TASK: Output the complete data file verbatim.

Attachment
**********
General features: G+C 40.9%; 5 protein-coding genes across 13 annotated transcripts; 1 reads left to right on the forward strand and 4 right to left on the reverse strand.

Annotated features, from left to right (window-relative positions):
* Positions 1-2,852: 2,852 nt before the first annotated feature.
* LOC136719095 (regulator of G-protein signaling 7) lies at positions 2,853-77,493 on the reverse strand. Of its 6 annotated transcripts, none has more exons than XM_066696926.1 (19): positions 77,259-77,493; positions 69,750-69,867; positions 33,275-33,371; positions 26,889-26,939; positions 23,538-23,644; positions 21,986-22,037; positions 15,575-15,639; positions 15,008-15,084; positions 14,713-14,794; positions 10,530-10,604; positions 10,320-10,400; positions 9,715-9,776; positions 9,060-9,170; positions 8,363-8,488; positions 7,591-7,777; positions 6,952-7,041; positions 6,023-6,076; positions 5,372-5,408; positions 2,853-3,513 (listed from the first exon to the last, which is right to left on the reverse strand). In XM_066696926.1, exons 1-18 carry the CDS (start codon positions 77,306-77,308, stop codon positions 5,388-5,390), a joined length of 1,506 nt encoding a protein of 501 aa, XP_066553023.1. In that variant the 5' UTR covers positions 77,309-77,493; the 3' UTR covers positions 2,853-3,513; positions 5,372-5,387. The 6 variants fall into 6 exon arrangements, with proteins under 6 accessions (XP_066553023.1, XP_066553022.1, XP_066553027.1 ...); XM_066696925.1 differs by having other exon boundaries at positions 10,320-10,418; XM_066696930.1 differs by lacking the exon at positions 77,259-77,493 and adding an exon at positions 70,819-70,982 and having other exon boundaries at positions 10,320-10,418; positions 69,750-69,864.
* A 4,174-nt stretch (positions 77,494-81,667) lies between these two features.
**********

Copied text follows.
General features: G+C 40.9%; 5 protein-coding genes across 13 annotated transcripts; 1 reads left to right on the forward strand and 4 right to left on the reverse strand.

Annotated features, from left to right (window-relative positions):
* Positions 1-2,852: 2,852 nt before the first annotated feature.
* LOC136719095 (regulator of G-protein signaling 7) lies at positions 2,853-77,493 on the reverse strand. Of its 6 annotated transcripts, none has more exons than XM_066696926.1 (19): positions 77,259-77,493; positions 69,750-69,867; positions 33,275-33,371; positions 26,889-26,939; positions 23,538-23,644; positions 21,986-22,037; positions 15,575-15,639; positions 15,008-15,084; positions 14,713-14,794; positions 10,530-10,604; positions 10,320-10,400; positions 9,715-9,776; positions 9,060-9,170; positions 8,363-8,488; positions 7,591-7,777; positions 6,952-7,041; positions 6,023-6,076; positions 5,372-5,408; positions 2,853-3,513 (listed from the first exon to the last, which is right to left on the reverse strand). In XM_066696926.1, exons 1-18 carry the CDS (start codon positions 77,306-77,308, stop codon positions 5,388-5,390), a joined length of 1,506 nt encoding a protein of 501 aa, XP_066553023.1. In that variant the 5' UTR covers positions 77,309-77,493; the 3' UTR covers positions 2,853-3,513; positions 5,372-5,387. The 6 variants fall into 6 exon arrangements, with proteins under 6 accessions (XP_066553023.1, XP_066553022.1, XP_066553027.1 ...); XM_066696925.1 differs by having other exon boundaries at positions 10,320-10,418; XM_066696930.1 differs by lacking the exon at positions 77,259-77,493 and adding an exon at positions 70,819-70,982 and having other exon boundaries at positions 10,320-10,418; positions 69,750-69,864.
* A 4,174-nt stretch (positions 77,494-81,667) lies between these two features.